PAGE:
I have taken some economics courses in university, where I was introduced to fractional-reserve banking. From my understanding, in fractional-reserve banking, the bank has motivation to encourage deposits from depositors, because a large part of these deposits can then be lent out as loans. A small part of the deposits have to be retained as "reserves" (hence the term "fractional-reserve banking"). The bank profits by earning more interest on the loans than it has to pay to the depositors.
However, I read several articles that contradict my understanding. In an article from the Quarterly Bulletin of the Bank of England - Money creation in the modern economy:
The reality of how money is created today differs from the description found in some economics textbooks ... Rather than banks receiving deposits when households save and then lending them out, bank lending creates deposits.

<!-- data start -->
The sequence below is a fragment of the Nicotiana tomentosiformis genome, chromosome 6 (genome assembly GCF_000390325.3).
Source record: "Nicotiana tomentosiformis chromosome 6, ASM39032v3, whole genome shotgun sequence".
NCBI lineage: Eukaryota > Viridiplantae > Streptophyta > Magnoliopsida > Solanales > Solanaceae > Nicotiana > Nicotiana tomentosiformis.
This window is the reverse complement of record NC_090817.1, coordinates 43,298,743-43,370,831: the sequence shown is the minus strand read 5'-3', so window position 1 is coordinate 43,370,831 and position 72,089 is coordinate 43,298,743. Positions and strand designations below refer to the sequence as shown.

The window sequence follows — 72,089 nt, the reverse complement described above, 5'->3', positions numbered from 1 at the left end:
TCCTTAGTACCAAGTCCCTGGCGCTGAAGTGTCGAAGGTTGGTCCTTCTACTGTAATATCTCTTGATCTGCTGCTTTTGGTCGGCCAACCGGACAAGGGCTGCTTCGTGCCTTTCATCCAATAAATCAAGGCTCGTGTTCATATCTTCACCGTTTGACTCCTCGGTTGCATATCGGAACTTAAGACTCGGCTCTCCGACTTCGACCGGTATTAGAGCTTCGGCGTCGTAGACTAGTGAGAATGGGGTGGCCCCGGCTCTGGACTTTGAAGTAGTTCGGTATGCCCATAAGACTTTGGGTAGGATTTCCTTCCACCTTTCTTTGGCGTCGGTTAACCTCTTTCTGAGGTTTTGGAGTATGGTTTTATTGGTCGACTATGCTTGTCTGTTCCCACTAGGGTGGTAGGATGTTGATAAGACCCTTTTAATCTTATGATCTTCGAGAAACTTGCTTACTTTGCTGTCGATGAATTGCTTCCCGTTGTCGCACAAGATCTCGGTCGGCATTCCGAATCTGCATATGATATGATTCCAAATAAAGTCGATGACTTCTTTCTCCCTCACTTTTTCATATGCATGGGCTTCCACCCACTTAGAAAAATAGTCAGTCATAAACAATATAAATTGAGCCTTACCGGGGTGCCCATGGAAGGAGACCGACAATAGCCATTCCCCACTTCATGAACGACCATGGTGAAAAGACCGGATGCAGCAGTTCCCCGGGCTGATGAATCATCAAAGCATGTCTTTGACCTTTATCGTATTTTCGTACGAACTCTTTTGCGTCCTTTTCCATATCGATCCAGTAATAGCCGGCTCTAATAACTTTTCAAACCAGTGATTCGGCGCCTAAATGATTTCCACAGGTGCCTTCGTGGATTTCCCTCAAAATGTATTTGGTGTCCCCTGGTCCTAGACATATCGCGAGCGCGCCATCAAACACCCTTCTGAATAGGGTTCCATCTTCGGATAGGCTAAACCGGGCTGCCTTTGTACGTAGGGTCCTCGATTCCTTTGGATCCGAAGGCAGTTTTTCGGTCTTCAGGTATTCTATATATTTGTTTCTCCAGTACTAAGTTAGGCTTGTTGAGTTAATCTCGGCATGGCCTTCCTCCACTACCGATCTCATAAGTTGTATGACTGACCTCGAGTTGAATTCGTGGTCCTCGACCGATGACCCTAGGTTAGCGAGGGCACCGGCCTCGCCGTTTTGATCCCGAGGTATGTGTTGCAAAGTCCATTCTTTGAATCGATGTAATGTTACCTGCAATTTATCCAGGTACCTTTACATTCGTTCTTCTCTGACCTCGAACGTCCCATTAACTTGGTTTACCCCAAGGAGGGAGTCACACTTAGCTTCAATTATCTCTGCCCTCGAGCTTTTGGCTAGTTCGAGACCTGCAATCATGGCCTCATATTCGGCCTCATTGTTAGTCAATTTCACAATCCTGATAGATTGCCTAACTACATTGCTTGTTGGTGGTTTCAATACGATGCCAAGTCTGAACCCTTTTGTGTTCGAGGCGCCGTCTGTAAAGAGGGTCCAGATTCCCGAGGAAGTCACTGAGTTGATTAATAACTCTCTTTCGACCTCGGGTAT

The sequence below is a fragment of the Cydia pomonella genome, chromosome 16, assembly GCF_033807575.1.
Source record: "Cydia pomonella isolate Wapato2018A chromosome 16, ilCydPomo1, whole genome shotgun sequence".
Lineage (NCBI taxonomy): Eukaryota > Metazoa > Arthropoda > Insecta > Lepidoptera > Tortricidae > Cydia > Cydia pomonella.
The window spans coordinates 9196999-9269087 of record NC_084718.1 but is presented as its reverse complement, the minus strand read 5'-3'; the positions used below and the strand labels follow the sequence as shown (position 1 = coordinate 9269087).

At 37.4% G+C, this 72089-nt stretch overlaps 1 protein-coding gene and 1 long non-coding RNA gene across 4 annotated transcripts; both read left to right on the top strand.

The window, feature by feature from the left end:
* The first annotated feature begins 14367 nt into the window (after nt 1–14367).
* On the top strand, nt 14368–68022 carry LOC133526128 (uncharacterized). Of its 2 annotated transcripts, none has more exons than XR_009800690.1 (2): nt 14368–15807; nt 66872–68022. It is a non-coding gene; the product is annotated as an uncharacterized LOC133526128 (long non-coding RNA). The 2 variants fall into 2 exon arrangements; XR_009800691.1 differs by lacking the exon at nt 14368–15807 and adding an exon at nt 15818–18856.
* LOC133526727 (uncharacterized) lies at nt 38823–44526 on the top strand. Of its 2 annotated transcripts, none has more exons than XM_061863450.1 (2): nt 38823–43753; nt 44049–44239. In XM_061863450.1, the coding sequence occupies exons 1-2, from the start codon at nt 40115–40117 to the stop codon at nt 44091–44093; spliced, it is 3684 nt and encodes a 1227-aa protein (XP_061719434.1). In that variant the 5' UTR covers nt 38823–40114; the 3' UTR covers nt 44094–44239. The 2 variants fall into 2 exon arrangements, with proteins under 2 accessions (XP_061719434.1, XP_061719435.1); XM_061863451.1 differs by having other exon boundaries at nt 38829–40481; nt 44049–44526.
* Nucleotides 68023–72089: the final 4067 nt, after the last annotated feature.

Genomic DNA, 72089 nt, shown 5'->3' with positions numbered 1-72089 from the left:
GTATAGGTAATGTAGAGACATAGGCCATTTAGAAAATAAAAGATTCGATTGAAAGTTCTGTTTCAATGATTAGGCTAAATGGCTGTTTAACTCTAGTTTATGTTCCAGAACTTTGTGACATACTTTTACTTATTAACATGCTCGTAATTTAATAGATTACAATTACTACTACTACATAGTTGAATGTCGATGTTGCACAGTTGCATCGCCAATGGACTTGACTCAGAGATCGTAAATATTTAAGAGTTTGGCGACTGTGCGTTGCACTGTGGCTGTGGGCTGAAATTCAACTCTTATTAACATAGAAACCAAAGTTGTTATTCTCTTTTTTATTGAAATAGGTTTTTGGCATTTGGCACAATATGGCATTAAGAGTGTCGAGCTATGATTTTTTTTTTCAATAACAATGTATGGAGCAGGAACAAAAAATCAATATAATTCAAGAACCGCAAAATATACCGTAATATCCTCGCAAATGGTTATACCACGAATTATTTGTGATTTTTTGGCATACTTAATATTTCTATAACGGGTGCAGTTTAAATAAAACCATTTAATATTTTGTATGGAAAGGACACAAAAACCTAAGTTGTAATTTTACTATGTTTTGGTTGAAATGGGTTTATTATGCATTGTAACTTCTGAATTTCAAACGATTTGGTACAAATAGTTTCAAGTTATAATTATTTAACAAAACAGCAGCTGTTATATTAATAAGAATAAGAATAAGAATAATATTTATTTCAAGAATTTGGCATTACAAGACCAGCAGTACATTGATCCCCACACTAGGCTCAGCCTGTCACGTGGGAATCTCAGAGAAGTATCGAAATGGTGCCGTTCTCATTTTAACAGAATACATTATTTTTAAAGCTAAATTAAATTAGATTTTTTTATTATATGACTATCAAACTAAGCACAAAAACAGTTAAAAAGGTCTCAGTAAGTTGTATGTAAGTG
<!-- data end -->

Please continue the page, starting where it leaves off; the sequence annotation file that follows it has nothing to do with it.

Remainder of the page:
In reality, neither are reserves a binding constraint on lending, nor does the central bank fix the amount of reserves that are available.
While the money multiplier theory can be a useful way of introducing money and banking in economic textbooks, it is not an accurate description of how money is created in reality.
In light of this, I am forced to re-evaluate my understanding of fractional-reserve banking. The most pressing question I now have is: if banks do not need deposits to create loans, why do they take deposits? What motivates retail banks to allow retail customers to deposit their money if banks have no need for deposits to make loans?